More interesting, will Morales et al. extort REDD rents from petroleum sequestration?

I expect there will be reading about "south-south" trade pacts --financed by China-- regardless of how the Westworld spin on COP.x plays out. There's always Gaddafi though and ....DESERTEC!! bwahahahaha

I'd read the draft proposal if I were you, particularly items 4, 5, 12. G77 initially attempted to broker 1.5 degrees. Then Morales doubled down --ha!-- the day before Buh Weet's visitation. You remember that play, surely.

What a crew...

Diversity is the key to economic and political evolution.

by Cat on Mon Dec 21st, 2009 at 02:41:54 PM EST
[ Parent ]
and chavez smelt sulphur again.

the new brut?

"We can all be prosperous but we can't all be rich." Ian Welsh

by melo (melometa4(at)gmail.com) on Mon Dec 21st, 2009 at 06:20:45 PM EST
[ Parent ]
I don't know what the fuck SA has to do with anything other than pitching relief for Zenawi.
Was Southafrica implicitly recognised as the African hegemon, or was it the token African nation in the deal?

En un viejo país ineficiente, algo así como España entre dos guerras civiles, poseer una casa y poca hacienda y memoria ninguna. -- Gil de Biedma
by Migeru (migeru at eurotrib dot com) on Tue Dec 22nd, 2009 at 09:02:39 AM EST
[ Parent ]
I am under the impression that China, India, Brazil and South Africa has established a standing cooperation (represented by the acronym CIBS or IBSAC) in international negotiations like WTO, primarily in response to the EU, USA and Japan dealing amongst themselves.

So my guess would be that South Africa has a given place in their cooperation. That place might in itself be a reflection of its status as African hegemon.

A vote for PES is a vote for EPP! A vote for EPP is a vote for PES! Support the coalition, vote EPP-PES!

by A swedish kind of death on Tue Dec 22nd, 2009 at 12:19:54 PM EST
[ Parent ]
Why has South Africa replaced Russia from BRIC? Did BRIC never exist outside the feverish imagination of the neocons? Was the Shanghai Cooperation Organization a mirage?

En un viejo país ineficiente, algo así como España entre dos guerras civiles, poseer una casa y poca hacienda y memoria ninguna. -- Gil de Biedma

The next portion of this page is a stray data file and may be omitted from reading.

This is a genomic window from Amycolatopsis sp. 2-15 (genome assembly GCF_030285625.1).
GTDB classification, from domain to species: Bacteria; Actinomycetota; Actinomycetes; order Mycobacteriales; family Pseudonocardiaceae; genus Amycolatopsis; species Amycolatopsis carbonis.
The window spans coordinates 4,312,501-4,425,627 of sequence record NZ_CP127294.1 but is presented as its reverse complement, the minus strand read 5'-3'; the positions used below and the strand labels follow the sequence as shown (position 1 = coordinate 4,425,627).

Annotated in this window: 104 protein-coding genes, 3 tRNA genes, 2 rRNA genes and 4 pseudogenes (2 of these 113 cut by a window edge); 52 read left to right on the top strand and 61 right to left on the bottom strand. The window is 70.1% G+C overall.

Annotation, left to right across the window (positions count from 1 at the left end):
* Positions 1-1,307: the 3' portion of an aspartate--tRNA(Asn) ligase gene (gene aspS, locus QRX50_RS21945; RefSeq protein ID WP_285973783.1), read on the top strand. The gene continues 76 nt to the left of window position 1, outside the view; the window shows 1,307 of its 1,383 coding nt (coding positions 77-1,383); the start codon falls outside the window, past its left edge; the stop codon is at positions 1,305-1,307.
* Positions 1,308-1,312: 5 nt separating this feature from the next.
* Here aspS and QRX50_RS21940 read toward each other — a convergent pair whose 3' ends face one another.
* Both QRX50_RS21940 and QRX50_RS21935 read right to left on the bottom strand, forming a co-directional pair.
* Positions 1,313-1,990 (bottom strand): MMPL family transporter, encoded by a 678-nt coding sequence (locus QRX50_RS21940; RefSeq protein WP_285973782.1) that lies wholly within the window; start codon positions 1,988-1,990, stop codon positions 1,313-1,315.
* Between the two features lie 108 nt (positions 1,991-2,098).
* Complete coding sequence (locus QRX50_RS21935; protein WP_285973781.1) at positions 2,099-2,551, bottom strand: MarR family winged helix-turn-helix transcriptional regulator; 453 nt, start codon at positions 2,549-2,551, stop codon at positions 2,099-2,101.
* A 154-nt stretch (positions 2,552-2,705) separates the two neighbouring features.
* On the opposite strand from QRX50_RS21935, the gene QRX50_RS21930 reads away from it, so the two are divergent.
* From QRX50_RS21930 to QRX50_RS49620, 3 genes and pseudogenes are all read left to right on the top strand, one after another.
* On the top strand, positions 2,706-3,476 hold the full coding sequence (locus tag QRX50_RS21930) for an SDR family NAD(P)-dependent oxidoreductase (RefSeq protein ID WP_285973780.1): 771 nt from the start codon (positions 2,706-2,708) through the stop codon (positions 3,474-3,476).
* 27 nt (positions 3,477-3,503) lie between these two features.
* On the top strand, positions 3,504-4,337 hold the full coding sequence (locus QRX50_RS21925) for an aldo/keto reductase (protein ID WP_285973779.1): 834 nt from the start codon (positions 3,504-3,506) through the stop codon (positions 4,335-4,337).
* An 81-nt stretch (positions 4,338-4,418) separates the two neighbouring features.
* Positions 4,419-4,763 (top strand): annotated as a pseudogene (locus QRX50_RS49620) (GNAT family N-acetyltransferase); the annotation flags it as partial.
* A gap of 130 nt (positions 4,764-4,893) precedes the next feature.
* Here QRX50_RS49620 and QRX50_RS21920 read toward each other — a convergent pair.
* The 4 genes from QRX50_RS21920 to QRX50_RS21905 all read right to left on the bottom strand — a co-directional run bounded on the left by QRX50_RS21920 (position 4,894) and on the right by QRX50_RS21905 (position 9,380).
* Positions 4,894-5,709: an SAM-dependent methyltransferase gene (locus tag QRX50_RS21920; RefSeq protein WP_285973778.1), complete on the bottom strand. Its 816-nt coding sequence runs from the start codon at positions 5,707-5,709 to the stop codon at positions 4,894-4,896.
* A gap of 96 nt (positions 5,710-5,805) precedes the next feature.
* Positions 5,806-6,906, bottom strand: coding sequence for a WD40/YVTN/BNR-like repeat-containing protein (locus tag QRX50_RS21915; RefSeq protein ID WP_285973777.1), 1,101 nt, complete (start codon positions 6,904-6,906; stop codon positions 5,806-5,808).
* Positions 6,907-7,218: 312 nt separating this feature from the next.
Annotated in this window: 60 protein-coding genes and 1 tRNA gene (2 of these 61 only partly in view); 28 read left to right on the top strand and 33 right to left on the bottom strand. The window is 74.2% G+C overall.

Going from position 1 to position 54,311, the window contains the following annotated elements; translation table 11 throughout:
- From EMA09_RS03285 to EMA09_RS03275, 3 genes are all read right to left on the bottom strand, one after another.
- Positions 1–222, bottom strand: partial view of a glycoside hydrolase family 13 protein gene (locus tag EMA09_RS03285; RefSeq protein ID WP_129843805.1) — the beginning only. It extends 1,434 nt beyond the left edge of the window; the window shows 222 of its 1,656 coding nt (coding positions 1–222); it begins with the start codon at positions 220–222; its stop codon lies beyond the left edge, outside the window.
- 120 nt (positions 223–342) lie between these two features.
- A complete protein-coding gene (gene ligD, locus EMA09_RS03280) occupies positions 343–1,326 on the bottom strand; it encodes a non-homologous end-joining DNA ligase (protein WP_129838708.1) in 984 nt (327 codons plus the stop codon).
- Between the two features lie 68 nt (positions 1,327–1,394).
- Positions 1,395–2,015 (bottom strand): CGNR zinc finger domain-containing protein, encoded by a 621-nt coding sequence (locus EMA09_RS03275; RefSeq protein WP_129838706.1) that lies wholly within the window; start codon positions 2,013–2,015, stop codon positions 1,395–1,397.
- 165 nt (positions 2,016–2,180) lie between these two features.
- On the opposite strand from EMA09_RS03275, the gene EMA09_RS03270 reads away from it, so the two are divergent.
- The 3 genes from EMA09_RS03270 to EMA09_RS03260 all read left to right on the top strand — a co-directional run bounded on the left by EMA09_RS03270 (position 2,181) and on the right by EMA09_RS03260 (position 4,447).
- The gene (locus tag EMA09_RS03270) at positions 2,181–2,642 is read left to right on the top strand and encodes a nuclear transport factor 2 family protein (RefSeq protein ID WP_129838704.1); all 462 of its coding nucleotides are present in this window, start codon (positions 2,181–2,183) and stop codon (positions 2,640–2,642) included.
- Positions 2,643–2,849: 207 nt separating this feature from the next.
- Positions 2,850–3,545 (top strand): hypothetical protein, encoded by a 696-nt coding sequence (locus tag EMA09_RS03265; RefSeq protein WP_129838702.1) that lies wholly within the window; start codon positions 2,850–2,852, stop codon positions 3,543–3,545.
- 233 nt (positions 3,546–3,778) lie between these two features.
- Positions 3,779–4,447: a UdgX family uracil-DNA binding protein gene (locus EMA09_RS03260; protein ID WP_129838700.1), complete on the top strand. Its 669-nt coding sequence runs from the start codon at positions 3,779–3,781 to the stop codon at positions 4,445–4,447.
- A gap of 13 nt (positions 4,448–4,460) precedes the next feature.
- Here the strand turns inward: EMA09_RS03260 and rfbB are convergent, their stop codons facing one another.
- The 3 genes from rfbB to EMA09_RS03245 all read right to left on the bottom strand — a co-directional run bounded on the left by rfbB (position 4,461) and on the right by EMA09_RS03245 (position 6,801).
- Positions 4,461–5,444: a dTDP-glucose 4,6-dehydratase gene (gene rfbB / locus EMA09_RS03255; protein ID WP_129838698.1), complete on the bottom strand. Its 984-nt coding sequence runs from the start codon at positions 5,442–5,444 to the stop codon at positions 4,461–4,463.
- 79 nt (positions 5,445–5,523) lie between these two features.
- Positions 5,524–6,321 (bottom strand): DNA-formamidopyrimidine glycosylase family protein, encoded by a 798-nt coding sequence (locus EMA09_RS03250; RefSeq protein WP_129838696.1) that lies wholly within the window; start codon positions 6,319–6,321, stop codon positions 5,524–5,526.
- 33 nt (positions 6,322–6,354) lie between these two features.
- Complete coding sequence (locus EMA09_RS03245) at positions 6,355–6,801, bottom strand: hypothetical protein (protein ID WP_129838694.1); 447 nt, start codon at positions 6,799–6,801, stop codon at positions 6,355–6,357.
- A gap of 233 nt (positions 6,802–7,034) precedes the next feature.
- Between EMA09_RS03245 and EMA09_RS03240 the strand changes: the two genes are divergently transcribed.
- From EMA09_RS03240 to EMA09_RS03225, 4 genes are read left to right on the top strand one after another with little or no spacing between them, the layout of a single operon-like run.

by Migeru (migeru at eurotrib dot com) on Tue Dec 22nd, 2009 at 12:37:22 PM EST
[ Parent ]
Migeru:
Did BRIC never exist outside the feverish imagination of the neocons?

Well, they actually had a summit last summer.

BRIC - Wikipedia, the free encyclopedia

The BRIC countries met for their first official summit on 16 June 2009, in Yekaterinburg, Russia,[19] with Luiz Inácio Lula da Silva, Dmitry Medvedev, Manmohan Singh, and Hu Jintao, the respective leaders of Brazil, Russia, India and China, all attending.

But one summit does not build an organization. (And how long before that have we not heard about the BRIC-bogeyman?)

Brazil, South Africa, India and China has cooperated at least since 2001.

Doha Development Round - Wikipedia, the free encyclopedia

The most significant differences are between developed nations led by the European Union (EU), the United States (USA), and Japan and the major developing countries led and represented mainly by India, Brazil, China, and South Africa.

They do not appear to always cooperate, but between them they probably has massive power in the G-77, and it is in their interests to keep it this way, by not being split by the JEUUS (Japan, EU and US, (I can also create abbreviations)).

A vote for PES is a vote for EPP! A vote for EPP is a vote for PES! Support the coalition, vote EPP-PES!

by A swedish kind of death on Tue Dec 22nd, 2009 at 02:49:15 PM EST
[ Parent ]
Renders better as Japan, European States, and US!

notes from no w here
by Frank Schnittger (mail Frankschnittger at hot male dotty communists) on Wed Dec 23rd, 2009 at 07:24:10 AM EST
[ Parent ]
as opposed to CHina, Russia, India, South africa and Taiwan?  Brazil, Uraguay, Dominican repub, Argentina, Honduras?  Alebanon, liberia, arabia h
by njh on Wed Dec 23rd, 2009 at 07:36:35 AM EST
[ Parent ]
stupid uneditable posts.  left as an exercise for the bored :)
by njh on Wed Dec 23rd, 2009 at 07:37:29 AM EST
[ Parent ]
India is not in the SCO?

For the climate arena, the views of Russia are immaterial, insofar as they will be easily bought off.

Besides, people started talking about BRICS some time ago?

Don't know what the deal with SA is because there are several countries more populous and powerful (Indonesia, to take one, or Mexico) and SA isn't very representative of sub-saharan Africa. But maybe they managed to organise the African community in some useful way to let them do the speaking?